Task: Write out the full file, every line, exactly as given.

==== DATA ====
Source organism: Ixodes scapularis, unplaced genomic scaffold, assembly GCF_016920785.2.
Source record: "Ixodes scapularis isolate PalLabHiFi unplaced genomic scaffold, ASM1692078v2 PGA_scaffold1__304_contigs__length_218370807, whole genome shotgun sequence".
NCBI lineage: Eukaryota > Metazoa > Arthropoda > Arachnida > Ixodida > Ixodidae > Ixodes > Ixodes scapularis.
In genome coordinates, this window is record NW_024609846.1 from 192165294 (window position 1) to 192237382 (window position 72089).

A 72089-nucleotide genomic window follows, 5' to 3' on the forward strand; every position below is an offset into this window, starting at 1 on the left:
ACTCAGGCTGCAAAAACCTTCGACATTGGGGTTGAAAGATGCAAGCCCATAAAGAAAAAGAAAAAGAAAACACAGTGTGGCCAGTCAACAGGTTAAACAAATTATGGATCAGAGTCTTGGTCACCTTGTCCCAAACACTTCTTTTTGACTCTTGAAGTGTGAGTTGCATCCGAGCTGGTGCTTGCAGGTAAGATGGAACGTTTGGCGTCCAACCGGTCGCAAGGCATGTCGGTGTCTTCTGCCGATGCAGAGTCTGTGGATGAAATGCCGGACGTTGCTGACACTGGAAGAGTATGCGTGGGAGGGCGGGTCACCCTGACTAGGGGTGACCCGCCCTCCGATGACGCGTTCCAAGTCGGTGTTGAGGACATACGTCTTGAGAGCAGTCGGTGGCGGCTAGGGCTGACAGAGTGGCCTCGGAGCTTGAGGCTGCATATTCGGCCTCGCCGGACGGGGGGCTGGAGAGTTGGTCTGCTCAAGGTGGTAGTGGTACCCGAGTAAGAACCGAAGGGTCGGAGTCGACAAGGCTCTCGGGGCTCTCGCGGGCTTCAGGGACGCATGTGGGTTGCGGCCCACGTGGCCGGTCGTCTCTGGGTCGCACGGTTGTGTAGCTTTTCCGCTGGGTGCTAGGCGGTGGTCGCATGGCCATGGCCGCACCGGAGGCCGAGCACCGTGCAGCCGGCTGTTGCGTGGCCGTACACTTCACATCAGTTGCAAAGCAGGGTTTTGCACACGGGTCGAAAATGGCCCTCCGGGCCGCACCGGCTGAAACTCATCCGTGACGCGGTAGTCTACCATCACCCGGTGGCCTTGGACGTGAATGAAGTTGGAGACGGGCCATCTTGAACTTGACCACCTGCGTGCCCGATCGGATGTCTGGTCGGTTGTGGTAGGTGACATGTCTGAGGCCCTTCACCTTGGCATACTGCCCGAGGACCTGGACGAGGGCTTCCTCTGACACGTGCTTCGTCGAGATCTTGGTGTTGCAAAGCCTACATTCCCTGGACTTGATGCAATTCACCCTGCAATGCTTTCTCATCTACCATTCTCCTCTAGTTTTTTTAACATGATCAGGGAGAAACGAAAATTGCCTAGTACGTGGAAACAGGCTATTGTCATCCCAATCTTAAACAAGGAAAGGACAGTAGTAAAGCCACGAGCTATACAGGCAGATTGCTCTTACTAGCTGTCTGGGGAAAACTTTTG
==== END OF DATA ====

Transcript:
Source organism: Ixodes scapularis, unplaced genomic scaffold, assembly GCF_016920785.2.
Source record: "Ixodes scapularis isolate PalLabHiFi unplaced genomic scaffold, ASM1692078v2 PGA_scaffold1__304_contigs__length_218370807, whole genome shotgun sequence".
NCBI lineage: Eukaryota > Metazoa > Arthropoda > Arachnida > Ixodida > Ixodidae > Ixodes > Ixodes scapularis.
In genome coordinates, this window is record NW_024609846.1 from 192165294 (window position 1) to 192237382 (window position 72089).

A 72089-nucleotide genomic window follows, 5' to 3' on the forward strand; every position below is an offset into this window, starting at 1 on the left:
ACTCAGGCTGCAAAAACCTTCGACATTGGGGTTGAAAGATGCAAGCCCATAAAGAAAAAGAAAAAGAAAACACAGTGTGGCCAGTCAACAGGTTAAACAAATTATGGATCAGAGTCTTGGTCACCTTGTCCCAAACACTTCTTTTTGACTCTTGAAGTGTGAGTTGCATCCGAGCTGGTGCTTGCAGGTAAGATGGAACGTTTGGCGTCCAACCGGTCGCAAGGCATGTCGGTGTCTTCTGCCGATGCAGAGTCTGTGGATGAAATGCCGGACGTTGCTGACACTGGAAGAGTATGCGTGGGAGGGCGGGTCACCCTGACTAGGGGTGACCCGCCCTCCGATGACGCGTTCCAAGTCGGTGTTGAGGACATACGTCTTGAGAGCAGTCGGTGGCGGCTAGGGCTGACAGAGTGGCCTCGGAGCTTGAGGCTGCATATTCGGCCTCGCCGGACGGGGGGCTGGAGAGTTGGTCTGCTCAAGGTGGTAGTGGTACCCGAGTAAGAACCGAAGGGTCGGAGTCGACAAGGCTCTCGGGGCTCTCGCGGGCTTCAGGGACGCATGTGGGTTGCGGCCCACGTGGCCGGTCGTCTCTGGGTCGCACGGTTGTGTAGCTTTTCCGCTGGGTGCTAGGCGGTGGTCGCATGGCCATGGCCGCACCGGAGGCCGAGCACCGTGCAGCCGGCTGTTGCGTGGCCGTACACTTCACATCAGTTGCAAAGCAGGGTTTTGCACACGGGTCGAAAATGGCCCTCCGGGCCGCACCGGCTGAAACTCATCCGTGACGCGGTAGTCTACCATCACCCGGTGGCCTTGGACGTGAATGAAGTTGGAGACGGGCCATCTTGAACTTGACCACCTGCGTGCCCGATCGGATGTCTGGTCGGTTGTGGTAGGTGACATGTCTGAGGCCCTTCACCTTGGCATACTGCCCGAGGACCTGGACGAGGGCTTCCTCTGACACGTGCTTCGTCGAGATCTTGGTGTTGCAAAGCCTACATTCCCTGGACTTGATGCAATTCACCCTGCAATGCTTTCTCATCTACCATTCTCCTCTAGTTTTTTTAACATGATCAGGGAGAAACGAAAATTGCCTAGTACGTGGAAACAGGCTATTGTCATCCCAATCTTAAACAAGGAAAGGACAGTAGTAAAGCCACGAGCTATACAGGCAGATTGCTCTTACTAGCTGTCTGGGGAAAACTTTTG